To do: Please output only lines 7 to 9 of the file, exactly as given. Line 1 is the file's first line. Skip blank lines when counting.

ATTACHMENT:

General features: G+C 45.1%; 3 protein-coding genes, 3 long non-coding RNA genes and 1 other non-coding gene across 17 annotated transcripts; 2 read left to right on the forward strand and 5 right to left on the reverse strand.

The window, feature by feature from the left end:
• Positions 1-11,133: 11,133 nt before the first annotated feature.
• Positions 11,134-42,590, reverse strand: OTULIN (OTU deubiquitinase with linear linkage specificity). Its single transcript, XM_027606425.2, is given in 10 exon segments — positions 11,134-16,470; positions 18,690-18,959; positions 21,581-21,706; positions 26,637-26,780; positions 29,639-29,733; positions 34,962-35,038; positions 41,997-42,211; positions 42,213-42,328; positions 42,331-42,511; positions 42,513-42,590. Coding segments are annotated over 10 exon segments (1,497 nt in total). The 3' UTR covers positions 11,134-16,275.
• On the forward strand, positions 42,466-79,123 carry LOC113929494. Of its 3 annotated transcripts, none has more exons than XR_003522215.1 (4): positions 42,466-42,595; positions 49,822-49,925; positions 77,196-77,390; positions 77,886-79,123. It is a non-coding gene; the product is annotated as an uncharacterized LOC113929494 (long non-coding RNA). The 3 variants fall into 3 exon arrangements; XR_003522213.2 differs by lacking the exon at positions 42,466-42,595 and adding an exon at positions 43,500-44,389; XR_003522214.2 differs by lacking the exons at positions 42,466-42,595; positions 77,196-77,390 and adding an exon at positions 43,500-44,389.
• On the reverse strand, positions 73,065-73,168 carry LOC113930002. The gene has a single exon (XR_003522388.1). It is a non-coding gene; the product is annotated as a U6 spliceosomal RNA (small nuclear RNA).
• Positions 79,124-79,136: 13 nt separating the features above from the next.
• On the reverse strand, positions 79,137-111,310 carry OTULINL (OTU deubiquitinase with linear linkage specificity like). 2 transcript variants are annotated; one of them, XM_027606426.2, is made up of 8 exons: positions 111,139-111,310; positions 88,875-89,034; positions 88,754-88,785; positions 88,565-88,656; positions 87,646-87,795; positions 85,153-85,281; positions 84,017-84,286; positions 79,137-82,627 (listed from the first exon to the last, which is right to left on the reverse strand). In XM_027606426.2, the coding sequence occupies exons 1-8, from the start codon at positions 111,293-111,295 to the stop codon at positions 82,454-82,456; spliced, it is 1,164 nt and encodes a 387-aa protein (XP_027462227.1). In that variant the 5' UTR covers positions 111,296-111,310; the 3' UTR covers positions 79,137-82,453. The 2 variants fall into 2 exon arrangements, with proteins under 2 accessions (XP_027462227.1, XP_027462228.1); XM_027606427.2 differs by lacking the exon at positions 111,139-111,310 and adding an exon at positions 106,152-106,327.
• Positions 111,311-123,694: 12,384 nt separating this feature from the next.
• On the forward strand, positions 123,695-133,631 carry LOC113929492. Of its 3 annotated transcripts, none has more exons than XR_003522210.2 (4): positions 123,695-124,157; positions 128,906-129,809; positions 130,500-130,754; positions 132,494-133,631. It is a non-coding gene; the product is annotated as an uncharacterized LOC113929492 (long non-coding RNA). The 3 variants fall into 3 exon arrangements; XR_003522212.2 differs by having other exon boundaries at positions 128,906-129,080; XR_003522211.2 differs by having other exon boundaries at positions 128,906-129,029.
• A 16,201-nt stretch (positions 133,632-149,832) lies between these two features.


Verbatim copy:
• Positions 79,124-79,136: 13 nt separating the features above from the next.
• On the reverse strand, positions 79,137-111,310 carry OTULINL (OTU deubiquitinase with linear linkage specificity like). 2 transcript variants are annotated; one of them, XM_027606426.2, is made up of 8 exons: positions 111,139-111,310; positions 88,875-89,034; positions 88,754-88,785; positions 88,565-88,656; positions 87,646-87,795; positions 85,153-85,281; positions 84,017-84,286; positions 79,137-82,627 (listed from the first exon to the last, which is right to left on the reverse strand). In XM_027606426.2, the coding sequence occupies exons 1-8, from the start codon at positions 111,293-111,295 to the stop codon at positions 82,454-82,456; spliced, it is 1,164 nt and encodes a 387-aa protein (XP_027462227.1). In that variant the 5' UTR covers positions 111,296-111,310; the 3' UTR covers positions 79,137-82,453. The 2 variants fall into 2 exon arrangements, with proteins under 2 accessions (XP_027462227.1, XP_027462228.1); XM_027606427.2 differs by lacking the exon at positions 111,139-111,310 and adding an exon at positions 106,152-106,327.
• Positions 111,311-123,694: 12,384 nt separating this feature from the next.